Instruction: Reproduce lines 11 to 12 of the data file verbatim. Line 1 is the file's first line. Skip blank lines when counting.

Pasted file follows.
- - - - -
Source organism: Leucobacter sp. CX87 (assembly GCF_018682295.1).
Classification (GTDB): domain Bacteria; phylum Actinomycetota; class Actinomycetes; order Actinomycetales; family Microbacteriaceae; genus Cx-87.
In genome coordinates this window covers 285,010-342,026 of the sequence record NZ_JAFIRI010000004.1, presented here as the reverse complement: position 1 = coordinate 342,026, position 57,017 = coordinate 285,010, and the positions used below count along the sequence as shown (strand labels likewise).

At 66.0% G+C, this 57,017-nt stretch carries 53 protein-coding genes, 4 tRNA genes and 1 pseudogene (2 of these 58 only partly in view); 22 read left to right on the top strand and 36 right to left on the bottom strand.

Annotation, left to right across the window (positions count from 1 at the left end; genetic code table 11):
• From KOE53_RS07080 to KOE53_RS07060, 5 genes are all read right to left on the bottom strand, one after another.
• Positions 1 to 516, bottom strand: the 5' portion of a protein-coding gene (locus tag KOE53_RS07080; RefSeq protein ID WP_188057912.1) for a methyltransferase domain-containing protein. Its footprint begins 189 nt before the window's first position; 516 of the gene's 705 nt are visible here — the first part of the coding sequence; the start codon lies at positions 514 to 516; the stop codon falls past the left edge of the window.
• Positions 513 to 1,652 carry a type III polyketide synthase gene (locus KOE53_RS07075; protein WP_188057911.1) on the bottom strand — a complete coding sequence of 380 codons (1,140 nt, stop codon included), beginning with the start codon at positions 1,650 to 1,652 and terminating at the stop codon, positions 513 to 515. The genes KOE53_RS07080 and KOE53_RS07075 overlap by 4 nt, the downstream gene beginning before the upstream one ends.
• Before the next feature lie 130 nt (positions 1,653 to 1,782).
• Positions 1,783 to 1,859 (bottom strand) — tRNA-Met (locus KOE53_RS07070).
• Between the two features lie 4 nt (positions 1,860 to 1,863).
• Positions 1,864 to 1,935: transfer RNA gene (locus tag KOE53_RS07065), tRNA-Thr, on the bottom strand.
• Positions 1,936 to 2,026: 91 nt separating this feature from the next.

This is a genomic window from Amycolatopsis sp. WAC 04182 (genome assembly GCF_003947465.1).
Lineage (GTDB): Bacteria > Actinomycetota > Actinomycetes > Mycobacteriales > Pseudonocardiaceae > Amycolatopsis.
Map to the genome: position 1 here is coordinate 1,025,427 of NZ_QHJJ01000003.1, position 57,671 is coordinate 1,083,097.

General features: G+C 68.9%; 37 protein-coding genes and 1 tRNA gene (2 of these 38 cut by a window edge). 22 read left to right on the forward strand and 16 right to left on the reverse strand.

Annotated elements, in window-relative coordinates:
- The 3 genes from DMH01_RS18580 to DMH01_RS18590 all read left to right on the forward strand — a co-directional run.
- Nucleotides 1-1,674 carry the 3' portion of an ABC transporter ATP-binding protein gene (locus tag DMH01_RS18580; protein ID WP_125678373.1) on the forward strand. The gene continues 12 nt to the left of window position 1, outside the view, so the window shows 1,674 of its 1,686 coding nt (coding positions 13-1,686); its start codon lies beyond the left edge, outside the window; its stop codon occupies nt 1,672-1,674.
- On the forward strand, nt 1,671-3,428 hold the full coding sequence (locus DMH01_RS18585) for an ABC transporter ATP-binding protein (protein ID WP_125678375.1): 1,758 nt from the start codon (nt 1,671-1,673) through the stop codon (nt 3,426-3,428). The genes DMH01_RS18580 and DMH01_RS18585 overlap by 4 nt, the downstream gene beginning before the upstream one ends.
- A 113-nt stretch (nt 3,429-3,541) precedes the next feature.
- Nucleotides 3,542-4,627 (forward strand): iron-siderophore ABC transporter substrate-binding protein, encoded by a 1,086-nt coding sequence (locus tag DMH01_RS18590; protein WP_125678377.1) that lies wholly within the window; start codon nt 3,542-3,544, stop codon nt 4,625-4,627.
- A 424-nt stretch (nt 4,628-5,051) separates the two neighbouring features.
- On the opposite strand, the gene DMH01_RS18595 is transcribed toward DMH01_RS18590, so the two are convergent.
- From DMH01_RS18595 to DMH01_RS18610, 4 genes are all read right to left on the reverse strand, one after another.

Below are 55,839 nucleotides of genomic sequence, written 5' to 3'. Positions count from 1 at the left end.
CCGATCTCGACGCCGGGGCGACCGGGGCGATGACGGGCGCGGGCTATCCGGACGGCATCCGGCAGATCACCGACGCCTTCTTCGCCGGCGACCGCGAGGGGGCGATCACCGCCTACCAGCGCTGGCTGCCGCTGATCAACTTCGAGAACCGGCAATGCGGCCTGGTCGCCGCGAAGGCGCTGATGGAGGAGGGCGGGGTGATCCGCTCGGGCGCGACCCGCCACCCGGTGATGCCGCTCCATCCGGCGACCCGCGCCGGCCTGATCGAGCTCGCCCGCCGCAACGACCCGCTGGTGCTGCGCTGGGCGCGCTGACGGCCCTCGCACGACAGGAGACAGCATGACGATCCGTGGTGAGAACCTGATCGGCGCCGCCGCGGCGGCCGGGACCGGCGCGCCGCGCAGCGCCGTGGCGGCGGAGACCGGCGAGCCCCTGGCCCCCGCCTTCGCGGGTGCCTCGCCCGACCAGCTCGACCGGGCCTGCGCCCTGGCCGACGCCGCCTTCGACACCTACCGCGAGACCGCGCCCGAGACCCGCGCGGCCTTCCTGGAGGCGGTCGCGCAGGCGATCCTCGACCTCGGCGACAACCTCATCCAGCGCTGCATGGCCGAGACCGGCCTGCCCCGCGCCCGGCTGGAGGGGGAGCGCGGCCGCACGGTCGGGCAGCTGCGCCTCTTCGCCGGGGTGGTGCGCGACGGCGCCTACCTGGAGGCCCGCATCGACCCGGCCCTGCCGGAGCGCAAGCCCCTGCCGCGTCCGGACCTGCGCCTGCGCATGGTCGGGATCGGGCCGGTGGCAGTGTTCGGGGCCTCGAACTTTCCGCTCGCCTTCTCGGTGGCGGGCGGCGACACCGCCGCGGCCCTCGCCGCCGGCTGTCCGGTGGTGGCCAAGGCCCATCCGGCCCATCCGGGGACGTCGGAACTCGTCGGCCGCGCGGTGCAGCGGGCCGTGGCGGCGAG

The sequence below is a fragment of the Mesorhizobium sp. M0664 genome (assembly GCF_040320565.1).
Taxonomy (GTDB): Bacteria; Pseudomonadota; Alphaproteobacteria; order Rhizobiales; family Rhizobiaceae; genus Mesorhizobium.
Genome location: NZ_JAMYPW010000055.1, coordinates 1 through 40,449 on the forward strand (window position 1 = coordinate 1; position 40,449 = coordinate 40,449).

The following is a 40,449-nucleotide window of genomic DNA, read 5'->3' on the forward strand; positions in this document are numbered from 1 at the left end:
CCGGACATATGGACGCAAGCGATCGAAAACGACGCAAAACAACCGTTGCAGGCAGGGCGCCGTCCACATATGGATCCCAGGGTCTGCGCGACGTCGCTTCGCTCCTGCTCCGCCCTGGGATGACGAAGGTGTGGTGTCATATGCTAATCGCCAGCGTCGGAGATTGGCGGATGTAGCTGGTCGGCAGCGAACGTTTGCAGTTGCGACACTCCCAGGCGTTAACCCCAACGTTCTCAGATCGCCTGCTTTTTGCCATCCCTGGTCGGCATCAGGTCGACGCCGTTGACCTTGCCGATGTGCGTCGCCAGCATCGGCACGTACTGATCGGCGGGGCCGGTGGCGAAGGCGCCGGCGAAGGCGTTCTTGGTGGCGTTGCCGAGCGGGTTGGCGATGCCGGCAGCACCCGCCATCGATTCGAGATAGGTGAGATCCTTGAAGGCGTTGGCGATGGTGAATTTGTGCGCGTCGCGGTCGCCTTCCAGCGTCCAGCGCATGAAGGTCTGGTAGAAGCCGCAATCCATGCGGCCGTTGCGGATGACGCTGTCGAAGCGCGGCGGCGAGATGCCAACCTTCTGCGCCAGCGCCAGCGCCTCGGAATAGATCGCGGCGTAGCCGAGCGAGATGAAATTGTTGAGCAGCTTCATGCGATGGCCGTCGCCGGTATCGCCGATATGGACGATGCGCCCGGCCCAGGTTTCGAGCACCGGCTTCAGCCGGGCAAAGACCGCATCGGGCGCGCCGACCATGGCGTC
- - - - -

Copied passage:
• Between the two features lie 4 nt (positions 1,860 to 1,863).
• Positions 1,864 to 1,935: transfer RNA gene (locus tag KOE53_RS07065), tRNA-Thr, on the bottom strand.